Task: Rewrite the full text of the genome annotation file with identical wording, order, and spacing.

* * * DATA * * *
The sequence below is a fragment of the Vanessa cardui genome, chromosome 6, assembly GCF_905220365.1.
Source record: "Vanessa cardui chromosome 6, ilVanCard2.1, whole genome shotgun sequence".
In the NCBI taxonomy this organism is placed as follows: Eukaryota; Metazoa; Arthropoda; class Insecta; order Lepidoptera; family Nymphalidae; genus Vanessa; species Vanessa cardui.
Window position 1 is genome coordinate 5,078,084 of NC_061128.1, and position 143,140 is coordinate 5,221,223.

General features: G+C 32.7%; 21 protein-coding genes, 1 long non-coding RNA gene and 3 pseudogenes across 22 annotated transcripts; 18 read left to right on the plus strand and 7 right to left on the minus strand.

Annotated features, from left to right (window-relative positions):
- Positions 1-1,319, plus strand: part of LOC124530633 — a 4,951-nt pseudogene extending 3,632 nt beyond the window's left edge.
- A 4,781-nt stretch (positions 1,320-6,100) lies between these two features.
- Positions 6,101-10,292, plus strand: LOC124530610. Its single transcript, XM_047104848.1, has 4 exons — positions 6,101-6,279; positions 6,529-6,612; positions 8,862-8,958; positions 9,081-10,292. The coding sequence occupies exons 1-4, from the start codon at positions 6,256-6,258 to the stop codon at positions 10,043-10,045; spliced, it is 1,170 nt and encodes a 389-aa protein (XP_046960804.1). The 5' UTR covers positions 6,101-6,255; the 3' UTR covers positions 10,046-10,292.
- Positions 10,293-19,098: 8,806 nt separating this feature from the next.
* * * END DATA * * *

The sequence below is a fragment of the Vanessa cardui genome, chromosome 6, assembly GCF_905220365.1.
Source record: "Vanessa cardui chromosome 6, ilVanCard2.1, whole genome shotgun sequence".
In the NCBI taxonomy this organism is placed as follows: Eukaryota; Metazoa; Arthropoda; class Insecta; order Lepidoptera; family Nymphalidae; genus Vanessa; species Vanessa cardui.
Window position 1 is genome coordinate 5,078,084 of NC_061128.1, and position 143,140 is coordinate 5,221,223.

General features: G+C 32.7%; 21 protein-coding genes, 1 long non-coding RNA gene and 3 pseudogenes across 22 annotated transcripts; 18 read left to right on the plus strand and 7 right to left on the minus strand.

Annotated features, from left to right (window-relative positions):
- Positions 1-1,319, plus strand: part of LOC124530633 — a 4,951-nt pseudogene extending 3,632 nt beyond the window's left edge.
- A 4,781-nt stretch (positions 1,320-6,100) lies between these two features.
- Positions 6,101-10,292, plus strand: LOC124530610. Its single transcript, XM_047104848.1, has 4 exons — positions 6,101-6,279; positions 6,529-6,612; positions 8,862-8,958; positions 9,081-10,292. The coding sequence occupies exons 1-4, from the start codon at positions 6,256-6,258 to the stop codon at positions 10,043-10,045; spliced, it is 1,170 nt and encodes a 389-aa protein (XP_046960804.1). The 5' UTR covers positions 6,101-6,255; the 3' UTR covers positions 10,046-10,292.
- Positions 10,293-19,098: 8,806 nt separating this feature from the next.